Fan mail

Kate McBride
January 11, 2007

Dear Arnie:

How happy we are this morning to see the little white spot of your head with its black tam. We happen to be looking out the window at the passersby, our weather vane, to see what they are wearing before venturing out. There you are, poking your nose out from your hole in the yellow stone pillar of the Grazie Bridge, looking intently at the rushing brown river water just below you. Joy!


You were gone for a long time Arnie. Where did you go? We worried ourselves sick when the story came out in The Florentine newspaper that hundreds of cats in the city had been poisoned by some lunatic. We tried not to include you in our thoughts of the massacre, but as the days and weeks passed by, we resigned ourselves to it, and wondered what to do. Leave Florence? The muskrats were gone too. A friend said not to worry, they had moved down river but we checked there, too, but no sign of them or you. Is your friend back now too, the man who came every day to carefully wad up little balls of wet cat food and drop them over the side so that they landed perfectly on your little ledge of a terrace beside the river?


When we first saw you many months ago, we couldn’t imagine how you’d arrived at your hole. Did you swim? Did someone throw you over the side? At a moment when the water was low in the river, did you walk there and get caught when it came back up?


How silly we were to try and rescue you with a laundry basket tied with meters of telephone wire and lowered over the side of the bridge. We filled it with dry cat food to entice you in. Everyone knows that cats who get a taste of wet food never turn back. You popped back in your hole at the sight of the giant basket and raining food pellets and didn’t show the slightest sign of curiosity as it sat teetering on the ledge next to the calm water below you. American girls on the bridge thought it was so funny and had their picture taken ‘next to the rescue.’ When we called the fire department for help, they described you perfectly, informing us ‘he lives there.’ Up the basket came. We slunk home to position ourselves at our window with binoculars and wait for your return.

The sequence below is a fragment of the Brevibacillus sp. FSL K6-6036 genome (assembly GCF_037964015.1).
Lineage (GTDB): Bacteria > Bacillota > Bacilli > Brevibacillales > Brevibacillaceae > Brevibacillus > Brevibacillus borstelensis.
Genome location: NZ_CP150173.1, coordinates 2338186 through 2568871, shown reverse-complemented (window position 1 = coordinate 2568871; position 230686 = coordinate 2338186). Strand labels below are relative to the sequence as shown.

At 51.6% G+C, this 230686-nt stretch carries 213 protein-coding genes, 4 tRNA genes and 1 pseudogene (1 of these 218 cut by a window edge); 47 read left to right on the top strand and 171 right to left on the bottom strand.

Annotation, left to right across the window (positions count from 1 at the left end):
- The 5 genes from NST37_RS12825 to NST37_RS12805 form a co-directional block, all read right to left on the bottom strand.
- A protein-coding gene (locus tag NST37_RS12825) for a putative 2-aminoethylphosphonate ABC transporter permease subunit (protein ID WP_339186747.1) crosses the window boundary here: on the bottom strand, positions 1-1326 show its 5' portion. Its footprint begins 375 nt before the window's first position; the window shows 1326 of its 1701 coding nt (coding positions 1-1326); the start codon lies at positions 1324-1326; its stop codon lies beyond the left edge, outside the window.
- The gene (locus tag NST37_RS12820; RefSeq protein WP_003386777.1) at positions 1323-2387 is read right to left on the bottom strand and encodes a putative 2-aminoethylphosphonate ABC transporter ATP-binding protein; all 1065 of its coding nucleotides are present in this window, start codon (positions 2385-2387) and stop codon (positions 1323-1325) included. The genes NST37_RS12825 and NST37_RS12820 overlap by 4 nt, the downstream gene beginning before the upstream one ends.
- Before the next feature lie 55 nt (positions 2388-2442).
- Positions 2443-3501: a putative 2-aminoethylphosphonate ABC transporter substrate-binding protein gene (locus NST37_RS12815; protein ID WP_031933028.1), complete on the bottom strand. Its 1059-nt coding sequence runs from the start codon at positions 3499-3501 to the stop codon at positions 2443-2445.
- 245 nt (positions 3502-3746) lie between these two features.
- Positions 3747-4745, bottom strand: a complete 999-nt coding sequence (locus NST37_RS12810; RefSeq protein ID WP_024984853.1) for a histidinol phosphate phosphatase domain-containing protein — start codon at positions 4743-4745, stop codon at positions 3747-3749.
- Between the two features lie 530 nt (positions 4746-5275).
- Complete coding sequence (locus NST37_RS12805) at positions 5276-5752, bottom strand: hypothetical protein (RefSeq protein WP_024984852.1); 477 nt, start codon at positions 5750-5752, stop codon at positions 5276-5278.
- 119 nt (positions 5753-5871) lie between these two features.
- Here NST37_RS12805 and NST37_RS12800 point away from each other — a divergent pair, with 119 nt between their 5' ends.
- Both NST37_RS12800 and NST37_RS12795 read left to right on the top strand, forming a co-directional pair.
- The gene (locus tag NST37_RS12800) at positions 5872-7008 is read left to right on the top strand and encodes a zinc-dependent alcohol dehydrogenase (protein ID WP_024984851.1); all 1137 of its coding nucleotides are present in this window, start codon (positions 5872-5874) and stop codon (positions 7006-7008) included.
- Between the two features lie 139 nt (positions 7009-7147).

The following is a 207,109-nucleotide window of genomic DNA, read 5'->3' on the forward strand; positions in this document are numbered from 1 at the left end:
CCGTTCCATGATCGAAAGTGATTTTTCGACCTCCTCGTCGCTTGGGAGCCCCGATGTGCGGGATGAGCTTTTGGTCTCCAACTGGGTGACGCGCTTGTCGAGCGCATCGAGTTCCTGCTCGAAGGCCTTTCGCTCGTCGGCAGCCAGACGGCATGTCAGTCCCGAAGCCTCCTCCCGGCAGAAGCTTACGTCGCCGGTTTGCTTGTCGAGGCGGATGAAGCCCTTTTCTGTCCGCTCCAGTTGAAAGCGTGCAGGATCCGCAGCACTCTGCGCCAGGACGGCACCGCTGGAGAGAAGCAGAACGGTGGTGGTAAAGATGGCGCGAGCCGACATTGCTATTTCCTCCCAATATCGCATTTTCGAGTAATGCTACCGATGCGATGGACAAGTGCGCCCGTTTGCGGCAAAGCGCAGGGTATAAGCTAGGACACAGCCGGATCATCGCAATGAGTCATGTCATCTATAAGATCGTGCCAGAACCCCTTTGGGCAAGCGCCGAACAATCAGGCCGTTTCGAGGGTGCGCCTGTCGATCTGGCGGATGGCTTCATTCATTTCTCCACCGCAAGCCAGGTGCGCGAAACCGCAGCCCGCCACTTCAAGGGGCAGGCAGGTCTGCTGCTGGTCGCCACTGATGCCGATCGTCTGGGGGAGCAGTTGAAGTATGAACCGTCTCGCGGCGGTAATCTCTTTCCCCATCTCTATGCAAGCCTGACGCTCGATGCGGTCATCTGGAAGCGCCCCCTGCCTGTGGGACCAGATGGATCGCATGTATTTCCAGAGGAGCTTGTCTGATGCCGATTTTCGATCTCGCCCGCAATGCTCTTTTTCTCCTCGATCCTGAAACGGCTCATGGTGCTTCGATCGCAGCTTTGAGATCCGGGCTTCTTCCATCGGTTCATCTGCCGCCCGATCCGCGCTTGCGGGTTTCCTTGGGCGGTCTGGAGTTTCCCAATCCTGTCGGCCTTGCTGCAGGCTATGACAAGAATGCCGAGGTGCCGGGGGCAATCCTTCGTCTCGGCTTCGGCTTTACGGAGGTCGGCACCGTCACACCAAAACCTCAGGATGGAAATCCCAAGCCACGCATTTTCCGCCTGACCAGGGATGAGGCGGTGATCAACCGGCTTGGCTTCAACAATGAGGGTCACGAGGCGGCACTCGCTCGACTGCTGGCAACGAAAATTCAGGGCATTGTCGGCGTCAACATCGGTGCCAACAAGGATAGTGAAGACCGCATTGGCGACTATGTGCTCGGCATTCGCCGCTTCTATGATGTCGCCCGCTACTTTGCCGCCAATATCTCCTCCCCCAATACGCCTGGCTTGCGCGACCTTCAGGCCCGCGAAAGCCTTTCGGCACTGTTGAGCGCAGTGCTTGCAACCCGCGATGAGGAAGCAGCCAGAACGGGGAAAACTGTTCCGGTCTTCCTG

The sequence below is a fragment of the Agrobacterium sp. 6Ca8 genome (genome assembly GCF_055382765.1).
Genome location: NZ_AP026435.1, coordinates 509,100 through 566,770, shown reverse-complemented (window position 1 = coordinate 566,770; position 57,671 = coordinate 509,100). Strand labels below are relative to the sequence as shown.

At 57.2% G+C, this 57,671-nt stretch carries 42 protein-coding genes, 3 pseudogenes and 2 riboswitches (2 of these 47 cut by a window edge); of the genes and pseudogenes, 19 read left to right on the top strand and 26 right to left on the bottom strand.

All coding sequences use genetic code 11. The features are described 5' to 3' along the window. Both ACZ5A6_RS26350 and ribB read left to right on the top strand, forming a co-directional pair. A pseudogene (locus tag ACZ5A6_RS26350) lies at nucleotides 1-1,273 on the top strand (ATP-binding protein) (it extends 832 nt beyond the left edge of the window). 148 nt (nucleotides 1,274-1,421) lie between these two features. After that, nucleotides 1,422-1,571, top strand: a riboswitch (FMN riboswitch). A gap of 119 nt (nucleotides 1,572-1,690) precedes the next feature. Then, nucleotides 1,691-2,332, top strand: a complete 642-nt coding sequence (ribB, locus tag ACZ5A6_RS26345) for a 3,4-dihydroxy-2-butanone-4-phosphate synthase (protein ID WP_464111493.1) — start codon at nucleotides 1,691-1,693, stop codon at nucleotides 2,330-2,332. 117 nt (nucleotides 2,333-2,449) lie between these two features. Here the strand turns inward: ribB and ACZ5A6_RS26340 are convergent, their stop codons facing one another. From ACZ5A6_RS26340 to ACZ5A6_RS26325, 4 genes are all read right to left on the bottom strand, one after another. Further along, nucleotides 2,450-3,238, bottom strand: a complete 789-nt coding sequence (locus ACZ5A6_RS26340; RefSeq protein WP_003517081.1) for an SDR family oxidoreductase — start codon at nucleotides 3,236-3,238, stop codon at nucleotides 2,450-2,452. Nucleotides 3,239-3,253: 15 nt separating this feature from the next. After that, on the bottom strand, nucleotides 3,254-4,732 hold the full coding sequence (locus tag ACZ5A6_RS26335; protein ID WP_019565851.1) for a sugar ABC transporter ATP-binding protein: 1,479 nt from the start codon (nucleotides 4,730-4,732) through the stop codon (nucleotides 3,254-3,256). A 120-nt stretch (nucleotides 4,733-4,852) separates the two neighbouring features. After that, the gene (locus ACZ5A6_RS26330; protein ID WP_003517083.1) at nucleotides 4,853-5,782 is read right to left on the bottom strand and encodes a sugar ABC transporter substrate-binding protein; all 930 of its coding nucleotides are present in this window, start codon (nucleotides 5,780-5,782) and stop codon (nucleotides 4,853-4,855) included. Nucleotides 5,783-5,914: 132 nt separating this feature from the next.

Back you came, again and again, all spring and summer. Along our daily journeys, we included a stop at the corner of the bridge to look down and say hello. We told visiting family and friends what we knew of your story. We wrote episodes of your life in our heads. Then, one day the muskrats were gone, and you too. The story of the killings appeared in the paper. We were devastated. We couldn’t stop looking for you, hope fading with the onset of winter rains. We asked whoever would listen if they’d seen you, but to no avail. Crossing a bridge down river a few days ago, we looked at the water out of habit. We saw that one of the muskrats was back. Celebrating, we rushed home to have a look for you, but we were disappointed.


And then this morning! Were you off visiting a girlfriend over at the Uffizi the last few months? Did you move down river for a last chance to sun at the rowing club? Did Fagioli Restaurant keep you occupied with bistecca bones in the back alley nearby? Were you posing for ceramic cat portraits at San Lorenzo? Do you and the muskrats holiday together? We imagine luxury for you despite the precariousness of your home over the rushing water. You choose your hole with a view. Why not? We have ours up high in the palazzo across from you.


With affection,

Your neighbors

on Lungarno Torrigiani,

Kate McBride

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